Sunday, January 29, 2012


People who meet Garrett for the first time often ask the question, "What's he like?" meaning, what's his personality like.

I'm often stumped by this question because I feel, sometimes, like his personality is locked behind this communication barrier. I know he loves trains and cartoons. He's pretty easy going except when he's tired but he has not yet started to show truly distinct personality traits, especially around other kids.

He is a personality copycat right now. He mimics children around him. If one kid is screaming, he will scream. If one kid starts throwing a ball, he will throw a ball. If one kid hits, he will hit. If the other children are laughing, he will laugh. And if you look at his face it is as though he is confused but eager to follow and keep up with the other children. He performs all actions with a look of, "I don't know why I'm doing this, but everyone else is doing it so I will, too."

When children take things from him (except for trains) instead of looking hurt or angry he looks confused and then resigned almost like, "Oh, I guess I wasn't supposed to have that." He doesn't fight or argue and when the other child is corrected and told to give the toy back or to apologize it is almost always Garrett who is saying, "Sorry" and receiving the toy back with a look like, "Oh, I guess it's my turn again."

I've even seen him get bitten so hard he was nearly bleeding and just look at the little girl like, "What sort of game is this?" When the little girl (who is almost a year younger than Garrett) was told to apologize to Garrett she refused. Her mother, mortified by what happened said, "You say your sorry and give him a hug." Her daughter said, "NO!" while Garrett leaned over, gave her a hug and said, "Sorry." Later that day he started biting himself and coming to show me the bite marks. Thankfully that didn't last long.

This is not to say he doesn't have fun because often, once one child he's been mimicking has stopped a particular style of play he will continue it on his own and continue laughing in seemingly genuine enjoyment at having learned something new and fun. Unfortunately, the same thing goes for "unwanted" behavior that he learns from playmates as well.

Watching him play with other children is a little like watching perpetual deja vu. Unless, of course, there is a train around, then he's perfectly content to sit by himself and play with said train and ignore anyone and anything else.

Perhaps it's all been part of his echolalia. He doesn't understand what's going on so in order to feel like he is participating and interacting he just echos the actions of other children like he echos the words of adults when he doesn't understand.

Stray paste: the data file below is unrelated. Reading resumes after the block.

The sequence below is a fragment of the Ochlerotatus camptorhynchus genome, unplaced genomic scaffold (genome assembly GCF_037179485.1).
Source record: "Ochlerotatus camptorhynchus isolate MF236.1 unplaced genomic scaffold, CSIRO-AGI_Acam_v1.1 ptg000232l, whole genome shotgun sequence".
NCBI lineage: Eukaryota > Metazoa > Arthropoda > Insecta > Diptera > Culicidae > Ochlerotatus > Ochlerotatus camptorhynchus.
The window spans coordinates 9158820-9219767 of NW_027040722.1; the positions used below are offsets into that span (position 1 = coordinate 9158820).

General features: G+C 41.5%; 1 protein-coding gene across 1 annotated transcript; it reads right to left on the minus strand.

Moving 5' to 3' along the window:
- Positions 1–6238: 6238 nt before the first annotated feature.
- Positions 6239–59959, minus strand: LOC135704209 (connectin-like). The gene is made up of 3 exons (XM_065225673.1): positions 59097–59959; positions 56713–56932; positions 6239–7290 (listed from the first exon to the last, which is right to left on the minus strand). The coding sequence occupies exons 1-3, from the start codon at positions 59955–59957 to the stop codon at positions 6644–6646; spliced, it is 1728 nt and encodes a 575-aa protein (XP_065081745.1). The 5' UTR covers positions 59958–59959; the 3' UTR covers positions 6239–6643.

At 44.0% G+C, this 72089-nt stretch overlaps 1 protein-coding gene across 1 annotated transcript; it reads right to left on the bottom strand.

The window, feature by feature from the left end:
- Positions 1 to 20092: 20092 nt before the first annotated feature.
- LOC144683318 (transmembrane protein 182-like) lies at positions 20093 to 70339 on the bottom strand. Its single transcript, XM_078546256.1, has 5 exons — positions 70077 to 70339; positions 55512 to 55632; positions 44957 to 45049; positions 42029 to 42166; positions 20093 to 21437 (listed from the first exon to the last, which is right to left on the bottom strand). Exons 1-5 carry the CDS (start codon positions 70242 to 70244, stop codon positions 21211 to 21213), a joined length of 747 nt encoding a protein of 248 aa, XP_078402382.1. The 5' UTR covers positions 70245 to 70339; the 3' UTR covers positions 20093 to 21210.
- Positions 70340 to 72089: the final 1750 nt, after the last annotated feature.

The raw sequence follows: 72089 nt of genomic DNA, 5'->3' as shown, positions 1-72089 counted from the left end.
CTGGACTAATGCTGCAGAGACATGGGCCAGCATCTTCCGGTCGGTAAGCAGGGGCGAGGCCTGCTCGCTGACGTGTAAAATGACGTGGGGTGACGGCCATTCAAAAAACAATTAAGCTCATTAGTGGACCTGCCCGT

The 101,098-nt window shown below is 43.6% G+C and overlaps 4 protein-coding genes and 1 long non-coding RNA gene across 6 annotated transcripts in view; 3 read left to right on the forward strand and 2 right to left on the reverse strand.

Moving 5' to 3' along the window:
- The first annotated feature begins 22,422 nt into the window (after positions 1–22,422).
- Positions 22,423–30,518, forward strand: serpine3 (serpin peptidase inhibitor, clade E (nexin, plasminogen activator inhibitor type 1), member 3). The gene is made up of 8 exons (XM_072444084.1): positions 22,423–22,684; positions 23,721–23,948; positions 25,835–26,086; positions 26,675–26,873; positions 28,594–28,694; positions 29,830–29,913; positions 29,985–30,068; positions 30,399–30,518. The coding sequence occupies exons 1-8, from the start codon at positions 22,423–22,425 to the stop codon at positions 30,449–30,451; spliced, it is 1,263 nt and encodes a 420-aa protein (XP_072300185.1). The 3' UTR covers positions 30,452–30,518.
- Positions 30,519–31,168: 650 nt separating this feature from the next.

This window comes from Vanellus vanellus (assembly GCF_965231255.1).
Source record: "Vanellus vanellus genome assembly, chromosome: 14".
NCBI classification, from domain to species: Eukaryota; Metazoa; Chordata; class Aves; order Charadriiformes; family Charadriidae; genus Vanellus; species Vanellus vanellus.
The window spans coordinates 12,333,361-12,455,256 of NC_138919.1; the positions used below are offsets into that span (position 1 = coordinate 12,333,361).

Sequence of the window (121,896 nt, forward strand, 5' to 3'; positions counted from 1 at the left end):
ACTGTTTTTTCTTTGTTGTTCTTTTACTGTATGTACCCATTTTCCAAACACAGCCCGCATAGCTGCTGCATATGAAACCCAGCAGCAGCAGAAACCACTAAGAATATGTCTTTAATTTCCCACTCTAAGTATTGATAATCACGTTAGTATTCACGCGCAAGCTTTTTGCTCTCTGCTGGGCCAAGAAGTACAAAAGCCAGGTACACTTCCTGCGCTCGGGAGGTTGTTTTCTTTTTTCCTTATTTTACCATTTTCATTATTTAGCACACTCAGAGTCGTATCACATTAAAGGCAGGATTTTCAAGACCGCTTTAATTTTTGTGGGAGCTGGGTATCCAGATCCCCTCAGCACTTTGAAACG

Other than with toy trains he has expressed no real interest in branching out to new toys and forms of play. I have been trying to introduce him to new toys and games through puzzles, match games, drawing and other pretend play. Lately, I've actually been trying to keep him away from his trains just a bit to help him branch out and discover what else he might like.

That being said, I've been waiting for his personality to develop and to see him have some original ideas, feelings and expressions.

He goes to two play groups and a children's library group every week and lately I have been seeing him getting a little more belligerent with other kids. This encourages me because it means he's starting to form differing opinions about what they are doing.

While he has yet to hit or push or bite out of anger (as opposed to out of simply copying what he's seen) I'm finding he has a very strong, "STOP!" and the cutest little scrunched up angry face.

I never thought I'd be happy to see my kid finally screaming "STOP!" at other kids and I'm trying to somehow express to him that letting his opinion be known is perfectly acceptable but perhaps not at that volume. Right now I'm a little inclined just to let him keep it up.

1 comment:

  1. When our second daughter came home from China, she was so abused and so inside herself, we never saw who she was. Again, our children are very different, but about 5 months after ourndaughter was home, she spit out her strawberries onto the floor. We were thrilled! If any of our other children would have done that, they probably would have spent some time in time-out, but her spitting out her food was reason to celebrate! Not only was she expressing herself, it was the first time she felt safe enough to do so.